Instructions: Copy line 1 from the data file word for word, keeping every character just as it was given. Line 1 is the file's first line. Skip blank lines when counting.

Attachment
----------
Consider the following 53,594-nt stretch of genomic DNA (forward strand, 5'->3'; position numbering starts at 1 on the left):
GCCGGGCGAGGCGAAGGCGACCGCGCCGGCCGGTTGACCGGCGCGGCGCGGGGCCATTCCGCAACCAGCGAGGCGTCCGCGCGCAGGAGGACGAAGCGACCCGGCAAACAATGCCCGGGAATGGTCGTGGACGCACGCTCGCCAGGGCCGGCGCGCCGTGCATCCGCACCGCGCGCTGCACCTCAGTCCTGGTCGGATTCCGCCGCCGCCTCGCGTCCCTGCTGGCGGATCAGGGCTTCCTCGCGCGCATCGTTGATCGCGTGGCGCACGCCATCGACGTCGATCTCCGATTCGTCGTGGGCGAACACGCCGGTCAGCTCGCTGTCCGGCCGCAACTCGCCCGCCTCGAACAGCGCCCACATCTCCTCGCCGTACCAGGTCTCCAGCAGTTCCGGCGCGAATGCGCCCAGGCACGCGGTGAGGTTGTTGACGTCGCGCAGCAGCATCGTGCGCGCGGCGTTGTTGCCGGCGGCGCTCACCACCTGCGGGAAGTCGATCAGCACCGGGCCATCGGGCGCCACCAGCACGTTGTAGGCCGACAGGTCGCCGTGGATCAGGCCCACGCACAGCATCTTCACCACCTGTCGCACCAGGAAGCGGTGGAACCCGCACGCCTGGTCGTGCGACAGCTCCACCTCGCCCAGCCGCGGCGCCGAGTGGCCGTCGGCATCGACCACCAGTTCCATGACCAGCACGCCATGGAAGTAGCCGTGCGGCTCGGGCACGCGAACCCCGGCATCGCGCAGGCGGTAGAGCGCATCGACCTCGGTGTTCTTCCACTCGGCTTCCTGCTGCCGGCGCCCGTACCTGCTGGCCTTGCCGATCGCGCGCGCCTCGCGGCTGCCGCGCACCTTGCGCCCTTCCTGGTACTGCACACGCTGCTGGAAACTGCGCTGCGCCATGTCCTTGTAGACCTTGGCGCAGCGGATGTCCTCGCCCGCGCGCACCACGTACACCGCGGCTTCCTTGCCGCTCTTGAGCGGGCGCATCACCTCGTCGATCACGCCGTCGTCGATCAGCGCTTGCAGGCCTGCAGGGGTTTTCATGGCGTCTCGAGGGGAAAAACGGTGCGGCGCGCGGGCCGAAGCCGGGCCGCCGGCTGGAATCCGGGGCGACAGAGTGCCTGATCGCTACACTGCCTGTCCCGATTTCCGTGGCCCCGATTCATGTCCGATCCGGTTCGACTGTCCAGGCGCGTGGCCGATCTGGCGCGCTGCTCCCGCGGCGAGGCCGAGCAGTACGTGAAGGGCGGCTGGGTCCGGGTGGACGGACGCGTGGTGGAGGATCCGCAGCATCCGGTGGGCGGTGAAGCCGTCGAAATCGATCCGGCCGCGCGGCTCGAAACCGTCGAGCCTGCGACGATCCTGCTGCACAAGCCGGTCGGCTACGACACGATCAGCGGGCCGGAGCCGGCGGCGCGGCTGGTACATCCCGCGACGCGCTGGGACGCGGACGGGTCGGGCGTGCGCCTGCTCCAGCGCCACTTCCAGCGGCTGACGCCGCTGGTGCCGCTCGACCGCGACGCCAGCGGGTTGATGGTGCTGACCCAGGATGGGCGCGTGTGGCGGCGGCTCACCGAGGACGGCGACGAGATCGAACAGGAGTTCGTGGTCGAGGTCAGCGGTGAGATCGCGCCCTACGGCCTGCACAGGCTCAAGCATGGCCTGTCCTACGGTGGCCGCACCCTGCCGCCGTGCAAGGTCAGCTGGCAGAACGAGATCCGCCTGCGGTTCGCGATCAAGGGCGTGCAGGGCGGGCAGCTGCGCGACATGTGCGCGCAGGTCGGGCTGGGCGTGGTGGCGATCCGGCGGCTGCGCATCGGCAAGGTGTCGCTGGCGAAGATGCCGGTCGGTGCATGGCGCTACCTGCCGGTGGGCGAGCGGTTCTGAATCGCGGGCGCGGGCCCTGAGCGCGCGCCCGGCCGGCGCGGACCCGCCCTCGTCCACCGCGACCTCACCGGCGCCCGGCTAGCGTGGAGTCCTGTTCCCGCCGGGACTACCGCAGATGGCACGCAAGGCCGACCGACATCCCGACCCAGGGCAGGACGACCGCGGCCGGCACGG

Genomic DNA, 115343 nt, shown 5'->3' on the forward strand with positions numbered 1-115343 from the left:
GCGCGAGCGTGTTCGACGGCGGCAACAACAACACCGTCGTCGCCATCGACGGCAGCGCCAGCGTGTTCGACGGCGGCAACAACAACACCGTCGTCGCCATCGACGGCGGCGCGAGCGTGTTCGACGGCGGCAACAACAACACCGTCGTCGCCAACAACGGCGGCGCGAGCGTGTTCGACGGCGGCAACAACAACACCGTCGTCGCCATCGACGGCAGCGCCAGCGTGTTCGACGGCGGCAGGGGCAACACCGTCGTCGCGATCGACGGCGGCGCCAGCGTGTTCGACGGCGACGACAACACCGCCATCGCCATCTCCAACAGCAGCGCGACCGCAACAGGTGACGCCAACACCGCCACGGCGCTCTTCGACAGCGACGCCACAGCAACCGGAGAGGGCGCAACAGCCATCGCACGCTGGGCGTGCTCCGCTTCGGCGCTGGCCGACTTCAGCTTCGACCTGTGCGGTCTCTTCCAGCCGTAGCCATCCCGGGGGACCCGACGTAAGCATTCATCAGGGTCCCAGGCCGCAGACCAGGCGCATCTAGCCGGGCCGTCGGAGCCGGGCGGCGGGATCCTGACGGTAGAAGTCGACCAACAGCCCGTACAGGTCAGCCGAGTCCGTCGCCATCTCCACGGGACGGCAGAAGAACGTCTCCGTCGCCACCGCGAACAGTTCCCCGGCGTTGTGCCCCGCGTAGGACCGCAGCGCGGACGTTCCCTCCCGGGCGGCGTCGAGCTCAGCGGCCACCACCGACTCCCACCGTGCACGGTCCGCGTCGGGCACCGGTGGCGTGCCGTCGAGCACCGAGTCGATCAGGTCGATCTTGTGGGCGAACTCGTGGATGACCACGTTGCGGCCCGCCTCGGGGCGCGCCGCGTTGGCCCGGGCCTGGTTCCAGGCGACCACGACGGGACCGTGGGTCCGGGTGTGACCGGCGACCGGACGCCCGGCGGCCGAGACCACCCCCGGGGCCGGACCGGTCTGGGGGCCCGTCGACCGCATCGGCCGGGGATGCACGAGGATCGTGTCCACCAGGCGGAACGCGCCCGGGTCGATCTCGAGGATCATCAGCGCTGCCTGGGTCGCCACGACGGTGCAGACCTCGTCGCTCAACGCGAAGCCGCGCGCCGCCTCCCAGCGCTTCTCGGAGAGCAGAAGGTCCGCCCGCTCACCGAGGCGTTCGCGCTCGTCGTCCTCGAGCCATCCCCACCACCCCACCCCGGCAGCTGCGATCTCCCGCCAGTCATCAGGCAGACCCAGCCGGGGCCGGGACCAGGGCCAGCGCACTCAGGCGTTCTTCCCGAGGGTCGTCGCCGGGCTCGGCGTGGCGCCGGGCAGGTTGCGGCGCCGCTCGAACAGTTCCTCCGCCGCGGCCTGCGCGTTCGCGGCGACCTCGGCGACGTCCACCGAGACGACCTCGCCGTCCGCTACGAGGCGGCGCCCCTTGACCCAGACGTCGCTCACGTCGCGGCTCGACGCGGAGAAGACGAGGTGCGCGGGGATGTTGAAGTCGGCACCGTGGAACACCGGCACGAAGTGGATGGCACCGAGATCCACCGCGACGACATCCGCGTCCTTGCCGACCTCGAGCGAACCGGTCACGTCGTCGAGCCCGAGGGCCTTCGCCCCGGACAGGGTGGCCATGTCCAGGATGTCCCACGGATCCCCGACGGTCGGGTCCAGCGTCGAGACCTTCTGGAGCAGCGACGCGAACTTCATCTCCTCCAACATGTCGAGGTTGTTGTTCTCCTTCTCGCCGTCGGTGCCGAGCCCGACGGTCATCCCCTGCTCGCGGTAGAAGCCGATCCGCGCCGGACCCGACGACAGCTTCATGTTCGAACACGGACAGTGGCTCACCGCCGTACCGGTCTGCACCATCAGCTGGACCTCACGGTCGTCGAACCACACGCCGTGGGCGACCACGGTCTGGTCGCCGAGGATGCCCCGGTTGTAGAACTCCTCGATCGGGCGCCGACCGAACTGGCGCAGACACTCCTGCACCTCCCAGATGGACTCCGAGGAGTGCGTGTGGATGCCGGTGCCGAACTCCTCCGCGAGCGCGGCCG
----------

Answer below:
Consider the following 53,594-nt stretch of genomic DNA (forward strand, 5'->3'; position numbering starts at 1 on the left):